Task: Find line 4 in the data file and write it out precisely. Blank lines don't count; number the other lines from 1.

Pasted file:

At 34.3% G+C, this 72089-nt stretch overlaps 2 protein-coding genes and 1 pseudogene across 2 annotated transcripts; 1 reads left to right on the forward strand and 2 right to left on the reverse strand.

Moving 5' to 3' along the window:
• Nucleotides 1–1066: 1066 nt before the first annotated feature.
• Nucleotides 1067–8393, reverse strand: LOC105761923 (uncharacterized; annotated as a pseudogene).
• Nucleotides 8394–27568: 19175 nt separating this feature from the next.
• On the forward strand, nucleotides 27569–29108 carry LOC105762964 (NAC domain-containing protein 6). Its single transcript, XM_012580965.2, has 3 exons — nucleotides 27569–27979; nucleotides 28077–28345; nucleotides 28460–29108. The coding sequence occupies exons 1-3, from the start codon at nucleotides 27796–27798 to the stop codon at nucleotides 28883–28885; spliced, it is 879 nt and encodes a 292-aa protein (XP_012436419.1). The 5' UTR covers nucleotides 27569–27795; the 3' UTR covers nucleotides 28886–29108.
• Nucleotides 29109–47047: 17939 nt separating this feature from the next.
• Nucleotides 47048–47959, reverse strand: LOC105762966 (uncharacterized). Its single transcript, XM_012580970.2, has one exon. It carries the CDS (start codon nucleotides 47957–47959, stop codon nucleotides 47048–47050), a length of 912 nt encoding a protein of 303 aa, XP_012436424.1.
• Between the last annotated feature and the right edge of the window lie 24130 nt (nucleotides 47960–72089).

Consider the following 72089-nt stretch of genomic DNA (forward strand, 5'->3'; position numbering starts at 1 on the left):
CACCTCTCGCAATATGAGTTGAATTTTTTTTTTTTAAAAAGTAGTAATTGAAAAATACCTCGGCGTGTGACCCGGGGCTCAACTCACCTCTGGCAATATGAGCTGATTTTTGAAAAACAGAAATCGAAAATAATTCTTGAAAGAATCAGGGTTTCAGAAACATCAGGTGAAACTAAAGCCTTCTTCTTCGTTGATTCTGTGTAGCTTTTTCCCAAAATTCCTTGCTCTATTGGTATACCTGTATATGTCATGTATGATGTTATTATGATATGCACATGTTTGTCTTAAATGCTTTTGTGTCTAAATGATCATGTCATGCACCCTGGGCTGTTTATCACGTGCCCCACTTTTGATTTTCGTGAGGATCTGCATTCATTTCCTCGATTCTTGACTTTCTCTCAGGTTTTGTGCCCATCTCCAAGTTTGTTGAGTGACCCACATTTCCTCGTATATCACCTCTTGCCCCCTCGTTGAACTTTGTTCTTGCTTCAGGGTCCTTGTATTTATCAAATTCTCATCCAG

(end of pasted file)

• Nucleotides 1067–8393, reverse strand: LOC105761923 (uncharacterized; annotated as a pseudogene).